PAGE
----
Businessolver Blog

Getting to Know the Decentralized Pooled Insurance Group Model

Getting to Know the Decentralized Pooled Insurance Group Model
Posted on Thursday, September 19, 2019 by Businessolver Team

Watch the third installment of our four-part series of short videos aimed at helping pooled groups find the right combination of technology and services to grow their business. Watch the video below. 

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Ty Arlint: Hello again from Businessolver, and welcome back to our series on business models for pooled insurance groups. My name is Ty Arlington and with me today I’ve got Ryan Eagle, Vice President of Client Success. How are you doing, Ryan?

Ryan Eagle: Doing great. Thanks for having me, Ty.

Ty Arlint: Excellent. In our last video, we talked about the values of a fully centralized model with Ben Pasker, and Ryan, today I was hoping you could compare and contrast the difference between a fully centralized group versus a fully decentralized group.

Ryan Eagle: Sure thing. First, let’s just make it clear that one isn’t better than the other. It really all depends on the setup and how they were established in the first place. I would say the biggest difference, Ty, is going to be in the service expectation. A decentralized group is really built on each individual entity, having their own direct contact with either the vendor service provider or the benefits administration technology provider. Each of those relationships is going to feel individual to the group. Now, there may be a centralized committee that’s choosing the groups to partner with, but after that it’s fully decentralized, where each of those entities is talking directly to the vendor and third parties.

Ty Arlint: That makes sense. So, groups using this model typically rely heavily on benefit administration technology to ensure the growth of their business, right? How important is it for those groups to communicate their needs to potential vendors, and really, what’s the cost of not doing so?

Ryan Eagle: Yes, that’s a great question. I would say, first and foremost, there has to be an expectation setting before you get into any partnership with the third party if you’re decentralized. You have to really understand and know that each of these groups is going to be talking and working directly with those third-party groups or that benefits administration technology. If they’re not prepared for that, there’s going to be a breakdown of service.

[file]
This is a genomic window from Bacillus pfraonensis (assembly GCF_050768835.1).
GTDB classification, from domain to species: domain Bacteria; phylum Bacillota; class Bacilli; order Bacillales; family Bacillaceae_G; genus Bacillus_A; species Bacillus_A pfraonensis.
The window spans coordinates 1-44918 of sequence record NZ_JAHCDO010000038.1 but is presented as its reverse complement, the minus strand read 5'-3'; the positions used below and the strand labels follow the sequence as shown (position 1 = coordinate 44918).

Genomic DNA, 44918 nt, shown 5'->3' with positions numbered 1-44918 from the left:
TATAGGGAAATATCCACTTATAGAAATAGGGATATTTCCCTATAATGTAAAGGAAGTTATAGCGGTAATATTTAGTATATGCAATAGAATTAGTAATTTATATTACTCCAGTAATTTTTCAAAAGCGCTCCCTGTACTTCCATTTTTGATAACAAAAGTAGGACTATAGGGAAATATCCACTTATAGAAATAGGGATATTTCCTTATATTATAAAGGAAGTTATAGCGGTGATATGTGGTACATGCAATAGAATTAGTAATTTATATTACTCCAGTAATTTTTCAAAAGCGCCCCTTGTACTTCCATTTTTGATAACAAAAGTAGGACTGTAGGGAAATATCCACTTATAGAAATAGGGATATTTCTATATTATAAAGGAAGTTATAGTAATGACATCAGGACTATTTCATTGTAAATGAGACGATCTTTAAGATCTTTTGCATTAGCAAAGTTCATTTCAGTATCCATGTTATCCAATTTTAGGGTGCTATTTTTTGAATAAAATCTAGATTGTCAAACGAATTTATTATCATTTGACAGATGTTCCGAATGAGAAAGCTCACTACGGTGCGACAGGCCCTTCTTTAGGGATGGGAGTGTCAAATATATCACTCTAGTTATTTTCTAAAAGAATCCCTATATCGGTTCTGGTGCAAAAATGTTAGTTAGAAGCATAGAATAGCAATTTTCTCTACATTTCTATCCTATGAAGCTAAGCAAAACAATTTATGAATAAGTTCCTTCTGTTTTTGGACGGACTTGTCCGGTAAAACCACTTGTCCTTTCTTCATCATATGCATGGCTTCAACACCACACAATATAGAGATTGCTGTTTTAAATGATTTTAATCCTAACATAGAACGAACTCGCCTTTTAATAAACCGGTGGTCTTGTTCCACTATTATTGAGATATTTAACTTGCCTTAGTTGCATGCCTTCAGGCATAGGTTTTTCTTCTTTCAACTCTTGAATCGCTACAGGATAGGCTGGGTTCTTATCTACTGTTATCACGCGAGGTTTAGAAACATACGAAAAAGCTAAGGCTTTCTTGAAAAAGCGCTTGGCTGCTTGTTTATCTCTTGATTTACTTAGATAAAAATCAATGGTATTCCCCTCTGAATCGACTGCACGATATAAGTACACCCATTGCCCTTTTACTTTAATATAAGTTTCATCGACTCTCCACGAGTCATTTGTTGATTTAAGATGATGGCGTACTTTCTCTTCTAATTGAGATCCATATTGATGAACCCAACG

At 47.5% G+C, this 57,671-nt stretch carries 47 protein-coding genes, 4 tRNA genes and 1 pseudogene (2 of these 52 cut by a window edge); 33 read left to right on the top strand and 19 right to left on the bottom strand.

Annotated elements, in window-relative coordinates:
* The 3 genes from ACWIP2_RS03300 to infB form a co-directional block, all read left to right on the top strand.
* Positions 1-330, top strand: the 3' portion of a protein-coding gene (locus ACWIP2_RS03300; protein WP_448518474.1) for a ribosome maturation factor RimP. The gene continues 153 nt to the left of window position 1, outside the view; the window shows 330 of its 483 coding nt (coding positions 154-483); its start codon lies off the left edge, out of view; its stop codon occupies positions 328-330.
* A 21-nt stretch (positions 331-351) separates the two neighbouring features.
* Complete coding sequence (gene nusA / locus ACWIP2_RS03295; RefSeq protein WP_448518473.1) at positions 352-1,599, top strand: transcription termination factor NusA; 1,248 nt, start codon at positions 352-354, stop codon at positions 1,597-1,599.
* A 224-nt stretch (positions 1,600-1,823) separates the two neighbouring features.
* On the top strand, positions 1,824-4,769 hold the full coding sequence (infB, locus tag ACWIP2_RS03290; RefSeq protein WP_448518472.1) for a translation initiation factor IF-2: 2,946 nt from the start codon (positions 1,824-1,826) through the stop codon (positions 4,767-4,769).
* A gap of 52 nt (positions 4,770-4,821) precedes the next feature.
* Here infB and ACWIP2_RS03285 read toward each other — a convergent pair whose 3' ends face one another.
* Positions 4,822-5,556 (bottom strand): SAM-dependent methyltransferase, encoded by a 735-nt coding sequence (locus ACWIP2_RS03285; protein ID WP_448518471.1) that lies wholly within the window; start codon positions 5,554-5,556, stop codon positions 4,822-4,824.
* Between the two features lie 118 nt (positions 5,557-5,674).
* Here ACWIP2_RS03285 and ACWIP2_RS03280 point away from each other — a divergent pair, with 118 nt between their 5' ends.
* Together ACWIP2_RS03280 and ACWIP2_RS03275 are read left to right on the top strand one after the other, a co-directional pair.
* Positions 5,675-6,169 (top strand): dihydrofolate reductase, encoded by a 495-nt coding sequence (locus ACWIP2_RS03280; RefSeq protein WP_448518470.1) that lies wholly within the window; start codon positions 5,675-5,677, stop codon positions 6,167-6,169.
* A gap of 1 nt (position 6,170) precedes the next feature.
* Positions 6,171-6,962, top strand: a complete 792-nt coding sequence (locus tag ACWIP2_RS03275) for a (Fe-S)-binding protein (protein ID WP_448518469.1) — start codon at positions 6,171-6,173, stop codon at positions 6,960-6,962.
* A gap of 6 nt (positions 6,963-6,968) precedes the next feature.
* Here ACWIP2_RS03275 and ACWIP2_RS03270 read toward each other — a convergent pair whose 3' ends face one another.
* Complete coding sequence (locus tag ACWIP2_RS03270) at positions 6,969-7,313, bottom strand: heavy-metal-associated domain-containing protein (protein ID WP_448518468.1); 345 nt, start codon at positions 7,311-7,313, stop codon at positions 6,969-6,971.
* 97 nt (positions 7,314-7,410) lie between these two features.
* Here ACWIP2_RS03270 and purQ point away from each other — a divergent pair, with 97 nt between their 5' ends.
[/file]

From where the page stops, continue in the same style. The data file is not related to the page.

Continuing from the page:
Ty Arlint: More in line with that, what can a pooled group do to set the right expectations when they’re going out to select the right service provider that will fit their needs?

Ryan Eagle: Sure. I have a couple ideas. Number one, you should look at what type of project management structure they have in place. Are there clear logical steps to the project plan? What do the timelines look like? Secondly, what kind of process is in place? Is this group built to go through and support quality process time in and time out with each one of these entity groups? Because again, unlike the centralized model, there’s not an internal party that is going through and handling consistency in process delivery to each of the groups. I’d say the last piece of it is going to be built around what kind of flexibility the platform has. Can the technology meet each of the individual groups where they want to be met, and with that, does that service team know how to support those groups? I would even recommend that they get to meet the service team before making a decision.

Ty Arlint: Okay. That’s great advice. So really, the last question I have for you Ryan. In the last video, we talked to Ben about the centralized groups and he made a comment about a fully centralized model. He mentioned the importance of having a single-source provider. Does that concept ring true with the decentralized groups?

Ryan Eagle: Yes, absolutely. If you have to go through multiple databases or multiple technology portals, you immediately increase your risk. From a risk mitigation standpoint, having a single source for enrollment eligibility, payroll, billing, the consolidation of the billing, even into COBRA and retiree services, that single point of contact is extremely important. Not having to log into multiple places is a huge win.

Ty Arlint: Excellent. Ryan, thanks for your time today. To the audience, we’re out of time. We’ve got one more video left in the series. I hope you can join us. It’s going to be an interesting conversation around a hybrid model that really takes the fully centralized and decentralized model and combines them in many different ways. Last thing, make sure that you subscribe to the Businessolver blog so that you know when the next video comes out. We hope to see you there. Thanks, and have a great day!

Watch the next episode here: Navigating the Middle Ground Between Centralized and Decentralized Pooled Insurance Groups

Miss the first and second videos? Watch them below: 

Why Your Pooled Group’s Business Model Matters: An Introduction 

Understand the Support You Need for Your Centralized Pooled Insurance Group

Also, check out our e-book on pooled insurance groups below!